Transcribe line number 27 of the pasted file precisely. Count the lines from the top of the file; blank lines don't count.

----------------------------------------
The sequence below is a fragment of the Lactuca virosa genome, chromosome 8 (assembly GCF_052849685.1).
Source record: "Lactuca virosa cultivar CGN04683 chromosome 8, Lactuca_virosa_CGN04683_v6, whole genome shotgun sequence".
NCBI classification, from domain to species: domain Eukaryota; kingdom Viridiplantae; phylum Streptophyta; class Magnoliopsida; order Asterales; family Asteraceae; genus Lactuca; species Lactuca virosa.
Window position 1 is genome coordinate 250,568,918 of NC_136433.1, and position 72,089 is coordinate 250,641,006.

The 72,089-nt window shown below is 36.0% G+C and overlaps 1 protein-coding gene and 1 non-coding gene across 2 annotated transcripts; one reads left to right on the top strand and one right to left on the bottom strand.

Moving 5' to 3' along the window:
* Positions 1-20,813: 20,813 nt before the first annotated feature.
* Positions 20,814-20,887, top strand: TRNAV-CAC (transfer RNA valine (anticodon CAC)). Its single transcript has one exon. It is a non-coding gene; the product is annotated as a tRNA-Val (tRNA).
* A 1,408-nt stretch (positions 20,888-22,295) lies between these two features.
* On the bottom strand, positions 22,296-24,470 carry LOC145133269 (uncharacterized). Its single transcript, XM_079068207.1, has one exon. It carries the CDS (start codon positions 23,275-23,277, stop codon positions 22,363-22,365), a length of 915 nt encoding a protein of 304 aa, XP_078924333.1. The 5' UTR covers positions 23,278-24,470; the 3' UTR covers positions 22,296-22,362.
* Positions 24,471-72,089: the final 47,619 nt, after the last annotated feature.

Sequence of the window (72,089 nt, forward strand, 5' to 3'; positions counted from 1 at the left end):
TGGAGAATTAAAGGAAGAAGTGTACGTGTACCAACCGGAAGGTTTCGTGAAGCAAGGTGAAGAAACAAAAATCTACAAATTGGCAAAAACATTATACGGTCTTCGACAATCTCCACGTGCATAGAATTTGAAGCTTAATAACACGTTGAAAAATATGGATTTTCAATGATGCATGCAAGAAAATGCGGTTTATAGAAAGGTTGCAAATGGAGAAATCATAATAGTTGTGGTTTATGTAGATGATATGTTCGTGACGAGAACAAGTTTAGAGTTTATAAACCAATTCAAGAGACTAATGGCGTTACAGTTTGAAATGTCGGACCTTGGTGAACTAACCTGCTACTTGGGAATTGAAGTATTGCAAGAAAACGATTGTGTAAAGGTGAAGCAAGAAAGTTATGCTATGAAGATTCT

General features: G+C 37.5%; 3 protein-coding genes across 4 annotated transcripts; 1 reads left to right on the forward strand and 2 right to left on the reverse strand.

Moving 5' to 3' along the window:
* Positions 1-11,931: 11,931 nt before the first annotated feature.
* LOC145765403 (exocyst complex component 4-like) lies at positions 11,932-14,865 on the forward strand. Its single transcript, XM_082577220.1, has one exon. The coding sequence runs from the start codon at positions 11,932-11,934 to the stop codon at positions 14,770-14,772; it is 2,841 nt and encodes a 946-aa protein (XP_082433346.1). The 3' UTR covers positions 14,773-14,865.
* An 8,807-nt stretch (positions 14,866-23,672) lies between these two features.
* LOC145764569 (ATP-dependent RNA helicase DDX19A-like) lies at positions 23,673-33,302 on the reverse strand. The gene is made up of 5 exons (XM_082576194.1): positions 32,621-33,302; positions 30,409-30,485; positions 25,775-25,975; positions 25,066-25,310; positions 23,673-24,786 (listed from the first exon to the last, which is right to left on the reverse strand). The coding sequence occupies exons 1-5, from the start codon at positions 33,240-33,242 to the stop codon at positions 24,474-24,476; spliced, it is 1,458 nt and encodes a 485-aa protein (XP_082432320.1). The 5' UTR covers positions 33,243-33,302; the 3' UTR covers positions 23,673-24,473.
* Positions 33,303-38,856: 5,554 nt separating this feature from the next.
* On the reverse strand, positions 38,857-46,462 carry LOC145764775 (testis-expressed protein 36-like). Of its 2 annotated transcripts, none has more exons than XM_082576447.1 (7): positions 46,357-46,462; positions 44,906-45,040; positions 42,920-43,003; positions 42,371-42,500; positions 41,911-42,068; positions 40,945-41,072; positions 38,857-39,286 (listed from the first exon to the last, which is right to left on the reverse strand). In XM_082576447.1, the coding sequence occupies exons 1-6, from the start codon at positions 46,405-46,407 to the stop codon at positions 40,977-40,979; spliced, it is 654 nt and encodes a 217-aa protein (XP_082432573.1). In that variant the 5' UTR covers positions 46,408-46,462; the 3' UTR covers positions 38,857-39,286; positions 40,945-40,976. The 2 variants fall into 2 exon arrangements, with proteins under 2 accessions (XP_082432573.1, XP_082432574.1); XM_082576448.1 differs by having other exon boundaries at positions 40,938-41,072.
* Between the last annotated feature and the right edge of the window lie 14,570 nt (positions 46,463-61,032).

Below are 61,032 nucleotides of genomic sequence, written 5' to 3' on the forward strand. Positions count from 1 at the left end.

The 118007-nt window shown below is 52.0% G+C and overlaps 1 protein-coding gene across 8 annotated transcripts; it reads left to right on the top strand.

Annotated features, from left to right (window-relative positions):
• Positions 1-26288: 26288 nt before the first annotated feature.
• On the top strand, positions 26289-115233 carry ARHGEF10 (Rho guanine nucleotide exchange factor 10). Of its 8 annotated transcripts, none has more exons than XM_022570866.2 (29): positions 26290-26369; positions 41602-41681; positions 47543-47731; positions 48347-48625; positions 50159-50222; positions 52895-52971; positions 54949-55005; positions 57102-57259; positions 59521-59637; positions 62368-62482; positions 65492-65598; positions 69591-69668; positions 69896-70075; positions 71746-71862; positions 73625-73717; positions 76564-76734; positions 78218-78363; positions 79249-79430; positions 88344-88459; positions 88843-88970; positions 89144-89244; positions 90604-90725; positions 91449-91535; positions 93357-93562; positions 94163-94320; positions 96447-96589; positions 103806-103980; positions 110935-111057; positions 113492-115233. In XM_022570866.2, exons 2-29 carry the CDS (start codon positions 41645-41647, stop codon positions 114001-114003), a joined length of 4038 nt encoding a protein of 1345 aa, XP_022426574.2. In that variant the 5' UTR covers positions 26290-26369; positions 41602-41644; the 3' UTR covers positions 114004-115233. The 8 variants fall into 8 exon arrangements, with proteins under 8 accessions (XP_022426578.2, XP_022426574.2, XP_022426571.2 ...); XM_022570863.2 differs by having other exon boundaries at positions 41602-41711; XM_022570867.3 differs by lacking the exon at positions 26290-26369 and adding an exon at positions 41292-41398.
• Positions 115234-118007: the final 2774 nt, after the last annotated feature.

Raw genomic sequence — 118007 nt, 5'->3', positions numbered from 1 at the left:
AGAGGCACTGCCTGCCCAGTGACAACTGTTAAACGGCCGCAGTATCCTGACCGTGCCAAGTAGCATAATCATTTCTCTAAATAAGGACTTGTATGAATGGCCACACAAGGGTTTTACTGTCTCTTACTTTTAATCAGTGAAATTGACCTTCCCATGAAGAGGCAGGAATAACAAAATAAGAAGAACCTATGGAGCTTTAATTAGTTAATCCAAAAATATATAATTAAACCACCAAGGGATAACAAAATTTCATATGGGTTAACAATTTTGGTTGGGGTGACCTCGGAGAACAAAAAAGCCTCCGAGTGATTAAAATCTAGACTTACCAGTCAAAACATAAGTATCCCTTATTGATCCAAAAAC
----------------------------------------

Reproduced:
• On the top strand, positions 26289-115233 carry ARHGEF10 (Rho guanine nucleotide exchange factor 10). Of its 8 annotated transcripts, none has more exons than XM_022570866.2 (29): positions 26290-26369; positions 41602-41681; positions 47543-47731; positions 48347-48625; positions 50159-50222; positions 52895-52971; positions 54949-55005; positions 57102-57259; positions 59521-59637; positions 62368-62482; positions 65492-65598; positions 69591-69668; positions 69896-70075; positions 71746-71862; positions 73625-73717; positions 76564-76734; positions 78218-78363; positions 79249-79430; positions 88344-88459; positions 88843-88970; positions 89144-89244; positions 90604-90725; positions 91449-91535; positions 93357-93562; positions 94163-94320; positions 96447-96589; positions 103806-103980; positions 110935-111057; positions 113492-115233. In XM_022570866.2, exons 2-29 carry the CDS (start codon positions 41645-41647, stop codon positions 114001-114003), a joined length of 4038 nt encoding a protein of 1345 aa, XP_022426574.2. In that variant the 5' UTR covers positions 26290-26369; positions 41602-41644; the 3' UTR covers positions 114004-115233. The 8 variants fall into 8 exon arrangements, with proteins under 8 accessions (XP_022426578.2, XP_022426574.2, XP_022426571.2 ...); XM_022570863.2 differs by having other exon boundaries at positions 41602-41711; XM_022570867.3 differs by lacking the exon at positions 26290-26369 and adding an exon at positions 41292-41398.